“Pfizer is committed to research in infectious diseases, and data from this large comparative study add to the body of evidence for Zyvox in the treatment of MRSA nosocomial pneumonia and reinforce its efficacy in this patient population,” said Dr. Mark Kunkel, Executive Director, Clinical Group Lead for Anti-infective Drugs, Specialty Care Business Unit, Pfizer (NYSE: PFE).
Safety data were assessed in all patients who received at least one dose of study drug, the intent-to-treat group (N=1,184). Treatment-related adverse events, serious adverse events and deaths were comparable for Zyvox and vancomycin. Adverse events were considered treatment-related for 16.2 percent of Zyvox patients and 18.4 percent of vancomycin subjects. Treatment-related adverse events reported in 1 percent or more of Zyvox patients were diarrhea (3.7 percent), rash (2.7 percent), constipation (1.0 percent) and nausea (1.0 percent). Treatment-related adverse events reported in 1 percent or more of vancomycin patients were diarrhea (4.3 percent), nausea (1.9 percent), rash (1.7 percent), anemia (1.4 percent) and acute renal failure (1.4 percent). Overall, 208 patients in each group reported serious adverse events; these were considered treatment-related in five Zyvox patients and 13 vancomycin patients. Deaths occurred in 18.3 percent of patients who received Zyvox and 19.4 percent of patients who received vancomycin.
More About the ZEPHyR Study
This phase 4, randomized, double-blind, multicenter trial compared the efficacy and safety of Zyvox with vancomycin in the treatment of nosocomial pneumonia proven to be caused by MRSA, a serious and difficult-to-treat bacterial infection that is resistant to many antibiotics. The study randomized 1,225 patients between 2004 and 2010. The study was designed as a non-inferiority study with nested superiority, meaning the primary endpoint would be tested for superiority if it met non-inferiority criteria. In the study, Zyvox was non-inferior and statistically superior to vancomycin in achieving both clinical and microbiologic success. The primary endpoint was clinical outcome at end of study in the per-protocol population. Secondary analyses included clinical outcome at end of treatment in the per-protocol population, clinical outcomes in the modified intent-to-treat population at end of study and end of treatment, microbiologic outcomes at end of study and end of treatment in the per-protocol and modified intent-to-treat populations, and safety and tolerability in the intent-to-treat population. Patients were randomized to receive Zyvox IV 600 mg every 12 hours or vancomycin 15 mg/kg every 12 hours over the course of seven to 14 days; vancomycin doses could be titrated at the investigator’s discretion based on creatinine clearance and vancomycin trough levels.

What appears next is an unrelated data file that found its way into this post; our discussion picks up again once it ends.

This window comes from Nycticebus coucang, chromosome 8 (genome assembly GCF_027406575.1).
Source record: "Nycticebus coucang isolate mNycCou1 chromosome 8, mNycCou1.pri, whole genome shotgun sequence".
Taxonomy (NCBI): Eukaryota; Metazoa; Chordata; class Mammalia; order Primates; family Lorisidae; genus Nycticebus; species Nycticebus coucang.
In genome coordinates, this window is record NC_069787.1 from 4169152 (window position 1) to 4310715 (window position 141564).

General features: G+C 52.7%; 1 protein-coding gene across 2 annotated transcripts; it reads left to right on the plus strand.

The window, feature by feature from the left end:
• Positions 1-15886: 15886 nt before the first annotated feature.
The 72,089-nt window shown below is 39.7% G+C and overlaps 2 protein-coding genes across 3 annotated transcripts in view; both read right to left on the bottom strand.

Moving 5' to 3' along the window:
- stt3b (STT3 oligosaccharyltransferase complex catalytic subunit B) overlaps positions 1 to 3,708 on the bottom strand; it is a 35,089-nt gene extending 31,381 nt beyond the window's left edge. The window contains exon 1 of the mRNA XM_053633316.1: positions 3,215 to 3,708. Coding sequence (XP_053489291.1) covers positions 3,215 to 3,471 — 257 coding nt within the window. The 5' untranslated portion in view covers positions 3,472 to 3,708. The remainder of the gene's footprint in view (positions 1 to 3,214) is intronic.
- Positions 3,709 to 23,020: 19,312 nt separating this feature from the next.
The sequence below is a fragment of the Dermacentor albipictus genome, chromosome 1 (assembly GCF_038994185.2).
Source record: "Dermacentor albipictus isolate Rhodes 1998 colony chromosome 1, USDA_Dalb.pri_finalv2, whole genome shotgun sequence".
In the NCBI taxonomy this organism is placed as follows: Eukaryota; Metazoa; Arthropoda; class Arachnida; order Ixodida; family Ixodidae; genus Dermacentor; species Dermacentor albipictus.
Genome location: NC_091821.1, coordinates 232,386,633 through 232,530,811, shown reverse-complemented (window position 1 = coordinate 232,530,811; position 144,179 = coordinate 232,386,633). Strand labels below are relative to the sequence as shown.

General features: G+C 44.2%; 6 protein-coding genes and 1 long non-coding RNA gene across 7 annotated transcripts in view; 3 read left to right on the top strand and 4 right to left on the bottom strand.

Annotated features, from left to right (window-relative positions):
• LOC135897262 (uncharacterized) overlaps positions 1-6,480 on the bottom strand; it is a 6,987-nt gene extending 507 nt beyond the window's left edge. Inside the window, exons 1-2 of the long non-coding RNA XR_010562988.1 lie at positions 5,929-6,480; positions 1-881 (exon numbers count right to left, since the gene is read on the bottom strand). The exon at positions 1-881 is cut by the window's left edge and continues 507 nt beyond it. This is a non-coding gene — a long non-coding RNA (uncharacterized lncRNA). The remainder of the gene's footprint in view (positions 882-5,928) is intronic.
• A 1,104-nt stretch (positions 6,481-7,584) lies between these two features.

Zyvox is the first and only approved treatment from the oxazolidinone class of antibiotics. Zyvox inhibits bacterial protein synthesis through a mechanism of action that is different from that of other antibacterial agents, making cross-resistance between Zyvox and other classes of antibiotics unlikely. To date, more than 4 million patients worldwide have been treated with Zyvox.(4)